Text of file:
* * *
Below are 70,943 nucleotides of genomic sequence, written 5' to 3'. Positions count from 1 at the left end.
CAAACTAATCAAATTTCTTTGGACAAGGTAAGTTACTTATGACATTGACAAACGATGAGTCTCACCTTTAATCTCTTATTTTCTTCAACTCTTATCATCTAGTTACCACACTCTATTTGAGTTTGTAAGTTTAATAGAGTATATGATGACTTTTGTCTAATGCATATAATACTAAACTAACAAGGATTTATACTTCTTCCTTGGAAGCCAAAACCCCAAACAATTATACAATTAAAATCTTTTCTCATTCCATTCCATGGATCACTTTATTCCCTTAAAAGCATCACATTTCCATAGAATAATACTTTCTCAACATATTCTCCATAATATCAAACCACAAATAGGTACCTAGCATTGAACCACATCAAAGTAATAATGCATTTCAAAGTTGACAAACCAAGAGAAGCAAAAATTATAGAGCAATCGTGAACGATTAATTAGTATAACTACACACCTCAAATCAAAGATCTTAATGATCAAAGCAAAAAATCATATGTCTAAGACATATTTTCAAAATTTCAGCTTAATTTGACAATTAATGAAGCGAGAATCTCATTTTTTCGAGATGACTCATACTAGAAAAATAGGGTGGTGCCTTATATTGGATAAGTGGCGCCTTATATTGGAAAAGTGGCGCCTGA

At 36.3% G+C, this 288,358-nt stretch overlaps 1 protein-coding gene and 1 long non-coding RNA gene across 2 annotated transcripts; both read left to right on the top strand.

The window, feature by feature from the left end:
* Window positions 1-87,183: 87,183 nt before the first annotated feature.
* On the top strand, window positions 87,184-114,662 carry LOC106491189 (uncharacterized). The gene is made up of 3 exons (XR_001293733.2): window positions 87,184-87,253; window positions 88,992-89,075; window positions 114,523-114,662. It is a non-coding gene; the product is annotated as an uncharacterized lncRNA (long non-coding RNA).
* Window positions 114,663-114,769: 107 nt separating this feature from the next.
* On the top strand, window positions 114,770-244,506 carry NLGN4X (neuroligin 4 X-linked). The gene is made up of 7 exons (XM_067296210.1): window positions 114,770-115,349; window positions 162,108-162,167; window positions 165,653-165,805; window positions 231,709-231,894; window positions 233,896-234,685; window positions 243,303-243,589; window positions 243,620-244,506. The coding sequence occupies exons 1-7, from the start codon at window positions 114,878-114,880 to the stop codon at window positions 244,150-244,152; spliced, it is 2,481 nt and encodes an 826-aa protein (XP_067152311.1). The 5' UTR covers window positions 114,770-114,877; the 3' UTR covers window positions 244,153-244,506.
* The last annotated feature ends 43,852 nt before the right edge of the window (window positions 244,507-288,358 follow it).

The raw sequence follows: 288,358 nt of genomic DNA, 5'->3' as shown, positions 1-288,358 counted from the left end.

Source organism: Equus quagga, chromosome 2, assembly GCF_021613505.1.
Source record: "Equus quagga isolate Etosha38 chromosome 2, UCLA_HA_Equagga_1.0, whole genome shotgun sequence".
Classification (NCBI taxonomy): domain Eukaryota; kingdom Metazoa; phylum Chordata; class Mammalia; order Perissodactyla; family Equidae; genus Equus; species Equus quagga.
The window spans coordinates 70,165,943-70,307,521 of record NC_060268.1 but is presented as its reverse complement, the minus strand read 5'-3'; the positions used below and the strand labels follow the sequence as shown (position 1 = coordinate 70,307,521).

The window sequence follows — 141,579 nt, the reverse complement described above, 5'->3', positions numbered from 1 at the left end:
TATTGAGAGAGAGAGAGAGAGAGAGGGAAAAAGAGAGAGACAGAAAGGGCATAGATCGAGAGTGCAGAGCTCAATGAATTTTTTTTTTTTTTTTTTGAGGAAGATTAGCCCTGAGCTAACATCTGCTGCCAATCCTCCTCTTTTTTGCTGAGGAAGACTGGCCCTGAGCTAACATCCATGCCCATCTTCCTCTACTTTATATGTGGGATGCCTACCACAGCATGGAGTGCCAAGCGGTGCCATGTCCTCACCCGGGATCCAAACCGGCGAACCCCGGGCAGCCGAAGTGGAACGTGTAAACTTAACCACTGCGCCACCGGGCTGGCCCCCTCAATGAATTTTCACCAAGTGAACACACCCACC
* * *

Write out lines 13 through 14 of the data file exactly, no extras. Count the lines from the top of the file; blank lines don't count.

Classification (NCBI taxonomy): domain Eukaryota; kingdom Metazoa; phylum Chordata; class Mammalia; order Perissodactyla; family Equidae; genus Equus; species Equus quagga.
The window spans coordinates 70,165,943-70,307,521 of record NC_060268.1 but is presented as its reverse complement, the minus strand read 5'-3'; the positions used below and the strand labels follow the sequence as shown (position 1 = coordinate 70,307,521).